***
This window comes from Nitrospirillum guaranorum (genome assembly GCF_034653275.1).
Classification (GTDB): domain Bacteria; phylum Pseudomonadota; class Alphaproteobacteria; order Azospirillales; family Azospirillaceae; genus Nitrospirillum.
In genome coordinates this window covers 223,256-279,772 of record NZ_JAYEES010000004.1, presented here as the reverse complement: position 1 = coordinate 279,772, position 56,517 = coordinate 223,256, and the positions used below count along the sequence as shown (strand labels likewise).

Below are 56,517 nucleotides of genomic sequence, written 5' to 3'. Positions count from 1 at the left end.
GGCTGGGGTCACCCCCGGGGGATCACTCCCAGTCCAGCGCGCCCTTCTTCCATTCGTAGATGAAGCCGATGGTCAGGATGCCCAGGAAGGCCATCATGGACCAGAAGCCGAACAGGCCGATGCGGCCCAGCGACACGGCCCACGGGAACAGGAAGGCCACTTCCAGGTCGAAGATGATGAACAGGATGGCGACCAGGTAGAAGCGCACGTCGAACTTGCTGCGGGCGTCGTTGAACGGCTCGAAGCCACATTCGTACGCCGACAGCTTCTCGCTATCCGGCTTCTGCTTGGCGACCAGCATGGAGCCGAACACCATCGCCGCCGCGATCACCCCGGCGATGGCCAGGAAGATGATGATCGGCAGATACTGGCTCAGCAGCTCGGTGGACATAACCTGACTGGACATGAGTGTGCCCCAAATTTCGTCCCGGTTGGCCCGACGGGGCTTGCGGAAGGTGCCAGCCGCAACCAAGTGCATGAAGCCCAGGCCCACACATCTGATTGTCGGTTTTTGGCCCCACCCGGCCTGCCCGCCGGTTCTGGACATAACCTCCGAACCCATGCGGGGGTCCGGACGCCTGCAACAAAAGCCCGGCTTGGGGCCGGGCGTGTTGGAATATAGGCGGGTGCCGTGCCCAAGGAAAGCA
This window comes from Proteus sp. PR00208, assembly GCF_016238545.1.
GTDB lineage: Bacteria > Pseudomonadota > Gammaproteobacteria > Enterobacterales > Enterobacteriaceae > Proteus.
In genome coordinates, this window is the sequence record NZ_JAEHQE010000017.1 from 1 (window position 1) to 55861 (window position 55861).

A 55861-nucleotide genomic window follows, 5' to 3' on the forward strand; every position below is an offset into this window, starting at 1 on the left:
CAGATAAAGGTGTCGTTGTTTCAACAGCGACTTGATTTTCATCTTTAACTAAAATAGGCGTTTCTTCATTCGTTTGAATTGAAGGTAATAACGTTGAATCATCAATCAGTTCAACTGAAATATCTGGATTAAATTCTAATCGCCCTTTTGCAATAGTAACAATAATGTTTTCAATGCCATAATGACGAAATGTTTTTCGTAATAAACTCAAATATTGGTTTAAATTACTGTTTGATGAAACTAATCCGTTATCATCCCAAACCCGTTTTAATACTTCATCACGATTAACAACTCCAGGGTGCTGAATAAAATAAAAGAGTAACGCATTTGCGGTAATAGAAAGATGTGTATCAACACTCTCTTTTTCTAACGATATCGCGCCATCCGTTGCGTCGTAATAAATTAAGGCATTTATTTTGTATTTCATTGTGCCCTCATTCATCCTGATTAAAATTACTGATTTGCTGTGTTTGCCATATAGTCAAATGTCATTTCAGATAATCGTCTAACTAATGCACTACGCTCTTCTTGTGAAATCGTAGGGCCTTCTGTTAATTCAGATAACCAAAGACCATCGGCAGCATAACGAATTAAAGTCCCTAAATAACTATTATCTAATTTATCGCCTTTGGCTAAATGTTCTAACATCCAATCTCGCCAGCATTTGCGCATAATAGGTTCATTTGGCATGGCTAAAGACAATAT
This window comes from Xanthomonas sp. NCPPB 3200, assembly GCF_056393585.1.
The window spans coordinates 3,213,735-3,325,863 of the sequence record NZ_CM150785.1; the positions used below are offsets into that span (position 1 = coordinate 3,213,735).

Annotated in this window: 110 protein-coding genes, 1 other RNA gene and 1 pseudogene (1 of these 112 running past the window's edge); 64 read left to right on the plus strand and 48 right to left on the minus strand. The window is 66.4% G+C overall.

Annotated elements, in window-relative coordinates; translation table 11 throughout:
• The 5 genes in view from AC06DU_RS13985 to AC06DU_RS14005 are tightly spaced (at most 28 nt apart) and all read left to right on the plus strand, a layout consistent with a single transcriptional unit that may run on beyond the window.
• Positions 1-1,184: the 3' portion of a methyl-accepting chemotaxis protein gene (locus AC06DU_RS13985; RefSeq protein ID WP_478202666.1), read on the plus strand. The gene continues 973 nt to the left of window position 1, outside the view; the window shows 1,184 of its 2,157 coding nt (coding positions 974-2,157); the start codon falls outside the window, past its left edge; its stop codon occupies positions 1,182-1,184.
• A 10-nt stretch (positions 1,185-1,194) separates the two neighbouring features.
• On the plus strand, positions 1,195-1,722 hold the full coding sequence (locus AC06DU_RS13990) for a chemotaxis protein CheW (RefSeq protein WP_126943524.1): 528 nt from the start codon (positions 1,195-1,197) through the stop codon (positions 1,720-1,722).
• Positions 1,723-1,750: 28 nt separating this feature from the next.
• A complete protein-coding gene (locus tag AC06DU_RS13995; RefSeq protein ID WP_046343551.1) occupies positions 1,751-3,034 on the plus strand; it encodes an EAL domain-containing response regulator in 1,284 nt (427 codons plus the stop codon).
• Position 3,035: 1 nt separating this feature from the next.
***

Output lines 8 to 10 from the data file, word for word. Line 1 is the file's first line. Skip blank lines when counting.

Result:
In genome coordinates, this window is the sequence record NZ_JAEHQE010000017.1 from 1 (window position 1) to 55861 (window position 55861).

A 55861-nucleotide genomic window follows, 5' to 3' on the forward strand; every position below is an offset into this window, starting at 1 on the left:
CAGATAAAGGTGTCGTTGTTTCAACAGCGACTTGATTTTCATCTTTAACTAAAATAGGCGTTTCTTCATTCGTTTGAATTGAAGGTAATAACGTTGAATCATCAATCAGTTCAACTGAAATATCTGGATTAAATTCTAATCGCCCTTTTGCAATAGTAACAATAATGTTTTCAATGCCATAATGACGAAATGTTTTTCGTAATAAACTCAAATATTGGTTTAAATTACTGTTTGATGAAACTAATCCGTTATCATCCCAAACCCGTTTTAATACTTCATCACGATTAACAACTCCAGGGTGCTGAATAAAATAAAAGAGTAACGCATTTGCGGTAATAGAAAGATGTGTATCAACACTCTCTTTTTCTAACGATATCGCGCCATCCGTTGCGTCGTAATAAATTAAGGCATTTATTTTGTATTTCATTGTGCCCTCATTCATCCTGATTAAAATTACTGATTTGCTGTGTTTGCCATATAGTCAAATGTCATTTCAGATAATCGTCTAACTAATGCACTACGCTCTTCTTGTGAAATCGTAGGGCCTTCTGTTAATTCAGATAACCAAAGACCATCGGCAGCATAACGAATTAAAGTCCCTAAATAACTATTATCTAATTTATCGCCTTTGGCTAAATGTTCTAACATCCAATCTCGCCAGCATTTGCGCATAATAGGTTCATTTGGCATGGCTAAAGACAATAT